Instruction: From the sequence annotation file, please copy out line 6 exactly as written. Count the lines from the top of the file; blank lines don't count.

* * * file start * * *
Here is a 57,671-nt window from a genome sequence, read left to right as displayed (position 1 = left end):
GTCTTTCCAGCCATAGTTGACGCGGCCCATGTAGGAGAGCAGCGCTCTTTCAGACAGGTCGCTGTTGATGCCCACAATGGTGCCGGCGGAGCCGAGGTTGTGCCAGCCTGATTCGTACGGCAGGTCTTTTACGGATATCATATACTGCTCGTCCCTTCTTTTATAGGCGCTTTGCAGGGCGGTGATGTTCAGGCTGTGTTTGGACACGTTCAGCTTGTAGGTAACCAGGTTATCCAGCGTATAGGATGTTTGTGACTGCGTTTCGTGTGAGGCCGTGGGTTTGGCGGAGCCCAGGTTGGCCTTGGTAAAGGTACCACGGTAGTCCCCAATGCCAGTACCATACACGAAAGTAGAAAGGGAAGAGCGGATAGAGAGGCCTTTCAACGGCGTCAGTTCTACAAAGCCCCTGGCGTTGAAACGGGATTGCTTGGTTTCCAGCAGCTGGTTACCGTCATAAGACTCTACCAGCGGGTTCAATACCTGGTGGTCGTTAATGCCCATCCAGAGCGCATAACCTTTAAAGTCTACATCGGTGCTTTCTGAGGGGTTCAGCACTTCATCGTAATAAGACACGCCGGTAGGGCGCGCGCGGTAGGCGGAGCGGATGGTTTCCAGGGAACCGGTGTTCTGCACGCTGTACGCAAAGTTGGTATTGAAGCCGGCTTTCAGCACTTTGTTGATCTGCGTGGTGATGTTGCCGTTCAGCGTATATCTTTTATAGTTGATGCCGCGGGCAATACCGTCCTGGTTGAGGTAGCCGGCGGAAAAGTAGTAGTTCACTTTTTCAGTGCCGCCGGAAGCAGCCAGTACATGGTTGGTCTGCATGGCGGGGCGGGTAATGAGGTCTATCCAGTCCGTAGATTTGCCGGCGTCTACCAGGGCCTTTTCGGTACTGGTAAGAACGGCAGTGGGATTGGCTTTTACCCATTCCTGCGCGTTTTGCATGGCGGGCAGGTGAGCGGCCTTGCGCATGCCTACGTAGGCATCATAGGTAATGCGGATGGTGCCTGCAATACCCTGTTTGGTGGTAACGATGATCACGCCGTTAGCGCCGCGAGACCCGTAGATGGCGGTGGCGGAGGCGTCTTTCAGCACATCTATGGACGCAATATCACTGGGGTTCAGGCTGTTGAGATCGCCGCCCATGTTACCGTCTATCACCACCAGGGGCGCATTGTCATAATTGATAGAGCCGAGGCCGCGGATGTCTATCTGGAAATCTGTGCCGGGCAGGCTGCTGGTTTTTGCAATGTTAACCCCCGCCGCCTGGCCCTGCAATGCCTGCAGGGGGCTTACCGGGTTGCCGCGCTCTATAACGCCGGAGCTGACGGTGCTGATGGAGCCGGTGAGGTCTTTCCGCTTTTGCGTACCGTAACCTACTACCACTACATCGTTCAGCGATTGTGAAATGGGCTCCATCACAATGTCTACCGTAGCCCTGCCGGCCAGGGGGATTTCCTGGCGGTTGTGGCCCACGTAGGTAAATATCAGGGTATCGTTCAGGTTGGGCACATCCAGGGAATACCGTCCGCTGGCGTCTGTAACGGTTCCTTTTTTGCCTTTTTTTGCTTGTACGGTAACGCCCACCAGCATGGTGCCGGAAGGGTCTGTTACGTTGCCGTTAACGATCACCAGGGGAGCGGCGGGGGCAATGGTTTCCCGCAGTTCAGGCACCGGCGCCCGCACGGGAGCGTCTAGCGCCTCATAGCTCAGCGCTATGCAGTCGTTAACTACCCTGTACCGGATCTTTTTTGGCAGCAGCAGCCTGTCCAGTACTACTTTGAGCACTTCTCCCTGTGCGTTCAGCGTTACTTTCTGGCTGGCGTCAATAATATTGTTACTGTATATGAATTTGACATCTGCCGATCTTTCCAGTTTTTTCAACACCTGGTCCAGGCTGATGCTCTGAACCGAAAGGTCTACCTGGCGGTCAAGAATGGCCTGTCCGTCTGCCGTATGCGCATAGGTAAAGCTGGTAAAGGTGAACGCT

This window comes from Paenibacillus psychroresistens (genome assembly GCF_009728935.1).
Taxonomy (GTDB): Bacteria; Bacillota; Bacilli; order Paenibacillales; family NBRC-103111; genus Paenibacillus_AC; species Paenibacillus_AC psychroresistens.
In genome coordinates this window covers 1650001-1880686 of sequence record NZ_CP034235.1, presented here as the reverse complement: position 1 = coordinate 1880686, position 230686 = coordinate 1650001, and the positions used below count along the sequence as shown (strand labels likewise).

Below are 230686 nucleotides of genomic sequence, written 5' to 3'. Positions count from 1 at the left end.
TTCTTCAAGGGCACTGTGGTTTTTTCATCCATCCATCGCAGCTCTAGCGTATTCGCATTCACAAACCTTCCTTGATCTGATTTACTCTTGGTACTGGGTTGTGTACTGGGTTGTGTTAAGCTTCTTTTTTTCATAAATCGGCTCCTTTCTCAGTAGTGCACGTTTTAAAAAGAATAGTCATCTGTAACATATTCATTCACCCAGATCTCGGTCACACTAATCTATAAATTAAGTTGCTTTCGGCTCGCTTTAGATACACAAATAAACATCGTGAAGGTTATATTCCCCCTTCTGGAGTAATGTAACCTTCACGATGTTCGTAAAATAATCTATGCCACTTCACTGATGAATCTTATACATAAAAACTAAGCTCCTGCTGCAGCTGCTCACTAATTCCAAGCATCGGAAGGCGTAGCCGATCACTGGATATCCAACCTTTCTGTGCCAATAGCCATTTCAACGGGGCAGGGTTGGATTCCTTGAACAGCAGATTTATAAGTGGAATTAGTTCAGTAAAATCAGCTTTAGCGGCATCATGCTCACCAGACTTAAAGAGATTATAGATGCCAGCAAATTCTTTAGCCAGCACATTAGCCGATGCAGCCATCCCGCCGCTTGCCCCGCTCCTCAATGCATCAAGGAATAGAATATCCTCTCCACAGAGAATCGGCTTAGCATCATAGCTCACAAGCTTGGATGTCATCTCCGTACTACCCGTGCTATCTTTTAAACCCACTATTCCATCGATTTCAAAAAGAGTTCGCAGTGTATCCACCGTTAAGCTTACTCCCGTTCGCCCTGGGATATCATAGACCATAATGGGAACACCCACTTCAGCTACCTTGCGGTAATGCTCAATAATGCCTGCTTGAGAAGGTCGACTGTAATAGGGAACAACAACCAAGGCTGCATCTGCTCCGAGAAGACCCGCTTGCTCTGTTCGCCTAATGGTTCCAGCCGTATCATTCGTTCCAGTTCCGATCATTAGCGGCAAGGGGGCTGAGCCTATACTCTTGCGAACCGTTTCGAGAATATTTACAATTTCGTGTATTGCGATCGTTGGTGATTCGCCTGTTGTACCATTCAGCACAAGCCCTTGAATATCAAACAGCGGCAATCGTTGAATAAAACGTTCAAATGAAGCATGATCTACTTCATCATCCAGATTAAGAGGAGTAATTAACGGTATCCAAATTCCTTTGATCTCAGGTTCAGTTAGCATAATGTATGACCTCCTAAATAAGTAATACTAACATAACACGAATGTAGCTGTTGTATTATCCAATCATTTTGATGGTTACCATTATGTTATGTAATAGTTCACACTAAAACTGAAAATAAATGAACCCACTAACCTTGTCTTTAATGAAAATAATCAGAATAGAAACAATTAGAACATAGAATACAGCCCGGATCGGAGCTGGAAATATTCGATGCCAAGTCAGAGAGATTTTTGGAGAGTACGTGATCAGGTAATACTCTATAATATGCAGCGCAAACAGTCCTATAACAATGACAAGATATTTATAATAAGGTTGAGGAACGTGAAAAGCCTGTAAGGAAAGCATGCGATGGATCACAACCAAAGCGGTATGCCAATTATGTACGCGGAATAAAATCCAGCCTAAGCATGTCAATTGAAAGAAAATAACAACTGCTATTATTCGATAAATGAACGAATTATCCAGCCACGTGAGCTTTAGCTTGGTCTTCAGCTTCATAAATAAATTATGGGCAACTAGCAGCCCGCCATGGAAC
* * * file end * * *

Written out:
Below are 230686 nucleotides of genomic sequence, written 5' to 3'. Positions count from 1 at the left end.